Some compare collage art to sampling music, which ground to a halt in the 90’s after copyright laws choked out the medium. Are lawsuits a concern in the collage world?
Not really – not yet, at least. I’m sure that once a collage artist starts making a lot of money, that’ll change. I mean – sampling wasn’t an issue until artists started selling tons of records, then everyone starts asking “wait, that uses my song. Where’s my piece of that?” But with collage art, I think the key is to not use a whole image, just a small enough part of it. And in the end, the whole has to be greater than the individual pieces. Now, I’ve seen some collage artists just take a photo and add one tiny element to it, like a skyscraper in the middle of a field or something and call it a day. I think that might be an issue for some people down the road. Also, I try not to use really famous photos or celebrities in my artwork – that’s just asking for trouble.
But look, if someone sells a photo of a building, can the architect of the building sue the photographer? If you take a photo of someone and they’re standing in front of a movie poster, does the person who designed the poster get some cut of the sale of the photo? Or the person who designed the clothes the person is wearing? I don’t know. It’s a gray area for sure.
Back in the early 2000’s, punks nicknamed the Philadelphia Rockabilly scene ”The Skinhead Retirement Community.” Do you think racism in the scene has gotten better, worse, or no different?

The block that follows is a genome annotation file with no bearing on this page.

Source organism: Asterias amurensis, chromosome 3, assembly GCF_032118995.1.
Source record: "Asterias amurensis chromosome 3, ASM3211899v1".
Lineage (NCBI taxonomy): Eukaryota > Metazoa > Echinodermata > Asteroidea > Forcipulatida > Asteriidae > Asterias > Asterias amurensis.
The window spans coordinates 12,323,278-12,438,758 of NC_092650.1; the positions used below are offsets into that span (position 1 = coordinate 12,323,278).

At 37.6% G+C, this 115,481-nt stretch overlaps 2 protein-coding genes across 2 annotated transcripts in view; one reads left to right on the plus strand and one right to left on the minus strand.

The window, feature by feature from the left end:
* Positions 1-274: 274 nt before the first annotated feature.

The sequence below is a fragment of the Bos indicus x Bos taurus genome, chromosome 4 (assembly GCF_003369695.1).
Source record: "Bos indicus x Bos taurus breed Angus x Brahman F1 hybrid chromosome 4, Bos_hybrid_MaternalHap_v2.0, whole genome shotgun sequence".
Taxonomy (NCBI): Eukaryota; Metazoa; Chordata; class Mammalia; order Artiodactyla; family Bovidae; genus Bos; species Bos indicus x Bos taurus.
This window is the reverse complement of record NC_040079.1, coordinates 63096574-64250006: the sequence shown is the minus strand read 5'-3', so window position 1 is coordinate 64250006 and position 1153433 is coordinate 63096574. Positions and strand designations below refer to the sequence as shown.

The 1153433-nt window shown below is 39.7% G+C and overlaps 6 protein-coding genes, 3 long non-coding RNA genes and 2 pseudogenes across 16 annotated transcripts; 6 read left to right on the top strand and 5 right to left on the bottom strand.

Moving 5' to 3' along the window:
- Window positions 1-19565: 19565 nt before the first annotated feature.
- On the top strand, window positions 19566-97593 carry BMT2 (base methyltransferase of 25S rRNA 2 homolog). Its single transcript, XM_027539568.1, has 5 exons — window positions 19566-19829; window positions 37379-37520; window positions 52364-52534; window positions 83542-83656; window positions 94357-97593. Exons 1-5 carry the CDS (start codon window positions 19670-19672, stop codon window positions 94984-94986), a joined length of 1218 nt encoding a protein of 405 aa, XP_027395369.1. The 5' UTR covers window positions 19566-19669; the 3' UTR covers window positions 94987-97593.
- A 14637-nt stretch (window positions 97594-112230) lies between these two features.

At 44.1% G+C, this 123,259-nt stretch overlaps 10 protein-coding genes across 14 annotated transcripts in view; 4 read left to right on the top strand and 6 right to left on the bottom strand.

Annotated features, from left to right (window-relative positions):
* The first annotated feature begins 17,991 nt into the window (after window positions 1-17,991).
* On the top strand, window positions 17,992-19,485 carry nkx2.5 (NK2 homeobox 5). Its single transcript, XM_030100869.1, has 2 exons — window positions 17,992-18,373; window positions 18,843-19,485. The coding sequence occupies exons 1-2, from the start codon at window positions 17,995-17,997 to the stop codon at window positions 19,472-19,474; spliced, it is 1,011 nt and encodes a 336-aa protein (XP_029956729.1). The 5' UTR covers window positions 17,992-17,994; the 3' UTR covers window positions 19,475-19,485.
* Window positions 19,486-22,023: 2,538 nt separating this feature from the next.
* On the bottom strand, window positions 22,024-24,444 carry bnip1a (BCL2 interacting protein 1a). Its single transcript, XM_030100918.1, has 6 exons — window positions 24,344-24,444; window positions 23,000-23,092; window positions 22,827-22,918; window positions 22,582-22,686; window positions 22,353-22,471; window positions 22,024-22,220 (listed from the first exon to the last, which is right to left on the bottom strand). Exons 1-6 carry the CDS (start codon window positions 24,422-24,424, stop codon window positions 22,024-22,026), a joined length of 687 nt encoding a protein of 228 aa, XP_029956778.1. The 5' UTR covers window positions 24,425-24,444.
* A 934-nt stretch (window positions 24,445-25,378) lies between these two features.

Yeah, I heard that back in the day as well. Thankfully, that element of the Rockabilly scene seems to have died down in Philly. I’m sure it’s lurking in the shadows though. But as a band, we haven’t run into any major issues, at least not yet.
Down South and in Europe, it’s a different story. But we’ve been pushing the “Rockabilly Against Racism” thing for a while now, so we’re not going to attract that element as much. They sort of know off the bat where we stand and where our audience stands. Plus, we don’t play a lot of traditional “rockabilly” shows anyway, mainly because we write our own songs. We’re not doing the whole throwback thing – covering tunes from the 50s and dressing up in bowling shirts and poodle skirts. There’s nothing wrong with that – I dig a lot of that stuff. We’re just trying to put our own stamp on this. Vintage sounds, not vintage values.
Why do you have Joe Castro printed on your guitar’s pickguard? Does your guitar player, Michael Stingle, sometimes grab the wrong one?
Ha – no, I did that a long time ago, when I was in The Situation. At the time, being the lead guitar player, I was just trying to shine. Like a name on the back of a baseball players jersey – it just lets people know who you are. It says, “look – I’m varsity, bro. practically all-state at this point!”
Has living in quarantine generated more or less output from you?